When it comes to relations with Pakistan, everything is suspect, from cricket to bilateral relations. It does not need one to look far to see why that is the case. It’s understandable why an offer for talks with Islamabad?has been greeted with scepticism.
What needs to be understood is why diplomacy has resulted in few returns. The limitations of this process ought to be understood clearly.
Talks at all level between the two countries have seldom borne any fruit. The Simla Agreement of 1972 was, perhaps, one exception. Talks, of course, serve other purposes: These range from scoring points to attracting international attention (in Pakistan’s case) to wearing down each other with meaningless formulae for peace and security.
The present case illustrates these problems well. India wants Islamabad to tackle the problem of terrorists using its soil to attack India. Pakistan just wants one thing: Jammu and Kashmir (J&K). Neither side is going to relent. The Indian position on J&K is clear and so is Pakistan’s use of terrorists as a strategic tool against New Delhi. So why is India going ahead with talks?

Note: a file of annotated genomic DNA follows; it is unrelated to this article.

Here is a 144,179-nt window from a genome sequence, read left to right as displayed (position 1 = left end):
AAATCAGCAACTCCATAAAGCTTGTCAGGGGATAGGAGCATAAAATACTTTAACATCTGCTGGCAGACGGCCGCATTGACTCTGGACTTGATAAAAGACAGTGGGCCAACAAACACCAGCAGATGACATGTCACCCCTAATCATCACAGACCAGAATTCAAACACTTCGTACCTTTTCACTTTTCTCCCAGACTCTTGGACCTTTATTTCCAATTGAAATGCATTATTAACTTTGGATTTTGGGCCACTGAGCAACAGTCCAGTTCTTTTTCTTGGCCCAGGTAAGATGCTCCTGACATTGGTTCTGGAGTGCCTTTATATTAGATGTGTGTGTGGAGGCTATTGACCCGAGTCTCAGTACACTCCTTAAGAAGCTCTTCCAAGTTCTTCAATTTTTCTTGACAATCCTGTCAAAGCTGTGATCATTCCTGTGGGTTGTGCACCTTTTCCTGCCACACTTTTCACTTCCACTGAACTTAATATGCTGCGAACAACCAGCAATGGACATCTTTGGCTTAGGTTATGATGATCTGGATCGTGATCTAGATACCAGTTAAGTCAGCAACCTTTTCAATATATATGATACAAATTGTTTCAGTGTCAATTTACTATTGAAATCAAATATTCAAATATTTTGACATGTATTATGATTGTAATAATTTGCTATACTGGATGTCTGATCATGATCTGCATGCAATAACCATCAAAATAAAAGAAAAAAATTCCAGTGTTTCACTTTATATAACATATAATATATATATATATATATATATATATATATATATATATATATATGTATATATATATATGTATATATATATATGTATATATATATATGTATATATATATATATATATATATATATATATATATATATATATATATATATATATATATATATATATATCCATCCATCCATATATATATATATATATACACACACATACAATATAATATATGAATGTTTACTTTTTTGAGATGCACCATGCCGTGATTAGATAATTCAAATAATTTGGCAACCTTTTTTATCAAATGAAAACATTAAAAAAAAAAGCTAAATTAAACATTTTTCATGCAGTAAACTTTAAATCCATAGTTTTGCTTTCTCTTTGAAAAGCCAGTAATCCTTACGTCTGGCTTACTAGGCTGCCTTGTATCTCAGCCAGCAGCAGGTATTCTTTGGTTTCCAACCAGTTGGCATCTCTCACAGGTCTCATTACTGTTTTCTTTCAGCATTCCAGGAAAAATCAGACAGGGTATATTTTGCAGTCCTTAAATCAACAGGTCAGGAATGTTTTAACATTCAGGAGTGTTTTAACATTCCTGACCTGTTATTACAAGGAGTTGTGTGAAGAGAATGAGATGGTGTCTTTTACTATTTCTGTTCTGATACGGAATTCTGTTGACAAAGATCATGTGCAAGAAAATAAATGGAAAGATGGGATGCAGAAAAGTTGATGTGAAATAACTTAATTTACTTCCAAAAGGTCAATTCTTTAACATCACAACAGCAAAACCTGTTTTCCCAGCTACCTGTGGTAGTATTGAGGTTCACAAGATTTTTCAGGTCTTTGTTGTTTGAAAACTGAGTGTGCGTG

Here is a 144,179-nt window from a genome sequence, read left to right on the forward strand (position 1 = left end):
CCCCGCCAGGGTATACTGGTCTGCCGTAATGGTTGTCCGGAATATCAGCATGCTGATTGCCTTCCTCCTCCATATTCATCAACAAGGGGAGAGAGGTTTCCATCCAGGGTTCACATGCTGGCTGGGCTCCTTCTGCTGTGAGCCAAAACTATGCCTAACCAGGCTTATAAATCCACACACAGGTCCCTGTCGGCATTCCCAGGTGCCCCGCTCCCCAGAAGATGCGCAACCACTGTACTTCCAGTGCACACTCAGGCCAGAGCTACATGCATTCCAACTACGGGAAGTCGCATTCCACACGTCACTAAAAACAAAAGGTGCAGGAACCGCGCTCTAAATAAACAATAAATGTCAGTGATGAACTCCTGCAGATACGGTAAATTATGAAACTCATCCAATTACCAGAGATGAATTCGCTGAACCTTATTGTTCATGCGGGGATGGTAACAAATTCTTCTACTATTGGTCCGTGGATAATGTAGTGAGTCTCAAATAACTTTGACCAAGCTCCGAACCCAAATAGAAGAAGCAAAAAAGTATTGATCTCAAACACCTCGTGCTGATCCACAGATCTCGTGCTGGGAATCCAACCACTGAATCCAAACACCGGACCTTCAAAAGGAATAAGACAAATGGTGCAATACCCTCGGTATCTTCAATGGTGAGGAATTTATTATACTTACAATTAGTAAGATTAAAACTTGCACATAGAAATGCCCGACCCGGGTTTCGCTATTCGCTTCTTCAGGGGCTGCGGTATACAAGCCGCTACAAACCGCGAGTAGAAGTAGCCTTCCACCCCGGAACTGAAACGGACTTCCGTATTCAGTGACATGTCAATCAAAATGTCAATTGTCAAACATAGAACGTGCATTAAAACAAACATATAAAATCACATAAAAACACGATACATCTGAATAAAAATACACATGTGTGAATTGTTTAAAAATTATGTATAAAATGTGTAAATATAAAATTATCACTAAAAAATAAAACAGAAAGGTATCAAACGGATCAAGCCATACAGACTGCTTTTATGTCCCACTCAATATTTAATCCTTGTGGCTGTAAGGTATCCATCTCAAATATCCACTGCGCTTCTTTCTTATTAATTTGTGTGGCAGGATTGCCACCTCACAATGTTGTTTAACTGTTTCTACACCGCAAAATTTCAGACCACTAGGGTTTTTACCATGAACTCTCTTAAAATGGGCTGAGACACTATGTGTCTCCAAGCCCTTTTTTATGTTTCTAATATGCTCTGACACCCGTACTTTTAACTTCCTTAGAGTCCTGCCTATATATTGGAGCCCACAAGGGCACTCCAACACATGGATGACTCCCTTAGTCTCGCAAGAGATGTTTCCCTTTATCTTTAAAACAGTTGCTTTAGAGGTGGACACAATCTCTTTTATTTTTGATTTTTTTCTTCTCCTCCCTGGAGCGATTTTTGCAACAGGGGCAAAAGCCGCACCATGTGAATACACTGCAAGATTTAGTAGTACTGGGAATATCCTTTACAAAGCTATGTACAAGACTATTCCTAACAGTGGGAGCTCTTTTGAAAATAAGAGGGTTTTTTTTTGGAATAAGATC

One reason for this is the mistaken belief that by talking with a democratic government we can change the situation with respect to terrorism. The argument being that this will strengthen its hands and also exert pressure on the army and the Inter Services Intelligence (ISI) to desist from encouraging terrorists against India.
That is a facile conclusion. When a civilian government is installed in Islamabad, its relationship with the army undergoes changes over a period of time. Originally, the army establishment is on the defensive after handing over power; it remains neutral with respect to the civilian establishment. But at no point of time does the latter control the army. Then begins the subversion of duly established rule. In this, ironically, politicians help the army. Their inability to put in place sound governing structures and meet popular aspirations discredits them. India cannot change this. It is folly to expect that while this dynamic is being played out, a civilian government can persuade the army-ISI combine to give up its only effective tool against India.
Will talks with Pakistan deliver anything positive? Tell us at email@example.com